Activating Pesach (Passover) knowledge and questions

After several years at the Jewish Enrichment Center, ענפים (Anafim, “Branches” for 3rd-4th grade children) know a lot about פסח (Pesach, Passover). They’re familiar with the major parts of the סדר (Seder, the “Order” of the Passover meal), the items traditionally on the seder plate, connection between the holiday and the text in Exodus 1-15 which describes the Israelites leaving Egypt, and they can join in a rousing rendition of אחד מי יודע (Echad Mi Yodea, “Who knows one”), a favorite traditional song from the seder. But, after a year, some things grow rusty, and brains that another year older are ready to think about the holiday in a little more complexity. So, how do we “activate” פסח (Pesach) in the one or two short weeks before the holiday begins?

Well, this year, we worked together to illustrate a brief guide to the seder,

Explored הגדות (Haggaddot, the books that guide the Seder) to find new details and answer questions we wondered about,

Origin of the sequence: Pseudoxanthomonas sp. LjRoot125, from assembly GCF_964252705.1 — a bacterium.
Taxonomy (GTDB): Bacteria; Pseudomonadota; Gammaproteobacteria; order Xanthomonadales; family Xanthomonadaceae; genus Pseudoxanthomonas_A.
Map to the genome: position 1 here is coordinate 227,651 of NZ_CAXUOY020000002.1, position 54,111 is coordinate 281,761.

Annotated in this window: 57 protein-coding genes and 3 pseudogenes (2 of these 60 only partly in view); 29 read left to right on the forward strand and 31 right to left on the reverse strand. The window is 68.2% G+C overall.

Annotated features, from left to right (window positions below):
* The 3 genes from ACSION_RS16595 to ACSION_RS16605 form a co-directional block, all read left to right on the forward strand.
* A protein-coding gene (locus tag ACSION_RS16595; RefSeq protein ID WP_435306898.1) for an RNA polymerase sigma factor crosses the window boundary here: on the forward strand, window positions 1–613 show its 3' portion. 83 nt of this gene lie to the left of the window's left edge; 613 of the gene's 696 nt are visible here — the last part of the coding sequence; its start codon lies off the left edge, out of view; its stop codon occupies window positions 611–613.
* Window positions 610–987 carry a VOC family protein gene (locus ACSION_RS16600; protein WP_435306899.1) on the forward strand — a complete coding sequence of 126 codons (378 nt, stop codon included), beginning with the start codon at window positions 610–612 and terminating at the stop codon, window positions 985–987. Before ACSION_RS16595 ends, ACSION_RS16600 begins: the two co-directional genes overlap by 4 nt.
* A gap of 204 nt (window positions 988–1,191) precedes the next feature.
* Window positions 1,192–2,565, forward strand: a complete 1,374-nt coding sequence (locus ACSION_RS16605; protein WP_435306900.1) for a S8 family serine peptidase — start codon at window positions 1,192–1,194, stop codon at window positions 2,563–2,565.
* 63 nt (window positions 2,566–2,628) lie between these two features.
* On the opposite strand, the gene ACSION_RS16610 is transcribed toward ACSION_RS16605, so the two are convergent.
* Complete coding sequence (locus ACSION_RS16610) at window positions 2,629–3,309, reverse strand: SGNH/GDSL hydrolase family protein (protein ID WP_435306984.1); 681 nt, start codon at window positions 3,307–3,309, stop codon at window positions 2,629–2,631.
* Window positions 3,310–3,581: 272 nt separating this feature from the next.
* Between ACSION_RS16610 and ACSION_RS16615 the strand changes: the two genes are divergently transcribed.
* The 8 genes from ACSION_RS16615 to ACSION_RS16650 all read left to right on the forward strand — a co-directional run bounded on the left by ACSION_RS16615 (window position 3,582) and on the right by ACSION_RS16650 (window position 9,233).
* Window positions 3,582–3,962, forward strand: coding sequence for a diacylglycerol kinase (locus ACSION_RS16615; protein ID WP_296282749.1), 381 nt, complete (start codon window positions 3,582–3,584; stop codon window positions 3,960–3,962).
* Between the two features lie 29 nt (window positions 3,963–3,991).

Practiced chanting texts from the Seder,

And heard and discussed some thought-provoking stories about פסח (Pesach).

One story that really caught the attention of ענפים (Anafim) this year was “The Yankee at the Seder,” which tells the true story of a Confederate-sympathizing Jewish family in Virginia who invited a Jewish Union soldier to their Seder just as the Civil War had ended. ענפים (Anafim) wondered how any family could celebrate פסח (Pesach) while supporting the institution of slavery in the United States. And was it really true, as one of the characters claimed in the book, that the suffering of the Egyptians deserved acknowledgement during the seder? Didn’t they deserve the punishments they got? Even if not everyone had personally inflicted pain and suffering on the Israelites, wasn’t everyone in Egyptian society kind of responsible for what their society did as a whole? No, argued some children; a younger generation shouldn’t be punished because of what their parents were doing…

Yup, it seems like we’re ready: ready to sing, eat, celebrate, debate, and question. חג פסח שמח – Chag Pesach sameach! Happy Passover!



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